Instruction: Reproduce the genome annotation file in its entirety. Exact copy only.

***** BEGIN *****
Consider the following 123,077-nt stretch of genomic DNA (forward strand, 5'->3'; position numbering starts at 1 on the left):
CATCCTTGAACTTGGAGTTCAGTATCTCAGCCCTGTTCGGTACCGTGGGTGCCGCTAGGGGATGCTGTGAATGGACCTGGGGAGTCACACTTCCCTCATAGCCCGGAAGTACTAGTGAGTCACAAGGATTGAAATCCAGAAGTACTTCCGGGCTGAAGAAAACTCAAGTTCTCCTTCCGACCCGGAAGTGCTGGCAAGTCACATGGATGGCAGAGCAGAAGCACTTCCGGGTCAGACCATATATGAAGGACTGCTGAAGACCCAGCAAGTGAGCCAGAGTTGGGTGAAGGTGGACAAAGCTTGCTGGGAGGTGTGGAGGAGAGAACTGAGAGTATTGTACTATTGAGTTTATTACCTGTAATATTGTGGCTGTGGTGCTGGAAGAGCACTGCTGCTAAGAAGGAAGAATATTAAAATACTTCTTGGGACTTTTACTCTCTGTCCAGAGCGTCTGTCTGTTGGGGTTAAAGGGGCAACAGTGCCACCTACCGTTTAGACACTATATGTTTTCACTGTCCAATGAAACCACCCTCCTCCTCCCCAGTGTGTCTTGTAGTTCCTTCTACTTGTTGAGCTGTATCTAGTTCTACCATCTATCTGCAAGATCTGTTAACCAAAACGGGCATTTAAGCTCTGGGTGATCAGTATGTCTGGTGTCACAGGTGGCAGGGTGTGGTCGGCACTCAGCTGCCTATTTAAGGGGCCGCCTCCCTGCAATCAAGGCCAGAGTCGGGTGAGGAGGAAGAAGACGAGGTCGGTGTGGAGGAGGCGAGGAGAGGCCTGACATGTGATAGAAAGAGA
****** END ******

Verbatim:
Consider the following 123,077-nt stretch of genomic DNA (forward strand, 5'->3'; position numbering starts at 1 on the left):
CATCCTTGAACTTGGAGTTCAGTATCTCAGCCCTGTTCGGTACCGTGGGTGCCGCTAGGGGATGCTGTGAATGGACCTGGGGAGTCACACTTCCCTCATAGCCCGGAAGTACTAGTGAGTCACAAGGATTGAAATCCAGAAGTACTTCCGGGCTGAAGAAAACTCAAGTTCTCCTTCCGACCCGGAAGTGCTGGCAAGTCACATGGATGGCAGAGCAGAAGCACTTCCGGGTCAGACCATATATGAAGGACTGCTGAAGACCCAGCAAGTGAGCCAGAGTTGGGTGAAGGTGGACAAAGCTTGCTGGGAGGTGTGGAGGAGAGAACTGAGAGTATTGTACTATTGAGTTTATTACCTGTAATATTGTGGCTGTGGTGCTGGAAGAGCACTGCTGCTAAGAAGGAAGAATATTAAAATACTTCTTGGGACTTTTACTCTCTGTCCAGAGCGTCTGTCTGTTGGGGTTAAAGGGGCAACAGTGCCACCTACCGTTTAGACACTATATGTTTTCACTGTCCAATGAAACCACCCTCCTCCTCCCCAGTGTGTCTTGTAGTTCCTTCTACTTGTTGAGCTGTATCTAGTTCTACCATCTATCTGCAAGATCTGTTAACCAAAACGGGCATTTAAGCTCTGGGTGATCAGTATGTCTGGTGTCACAGGTGGCAGGGTGTGGTCGGCACTCAGCTGCCTATTTAAGGGGCCGCCTCCCTGCAATCAAGGCCAGAGTCGGGTGAGGAGGAAGAAGACGAGGTCGGTGTGGAGGAGGCGAGGAGAGGCCTGACATGTGATAGAAAGAGA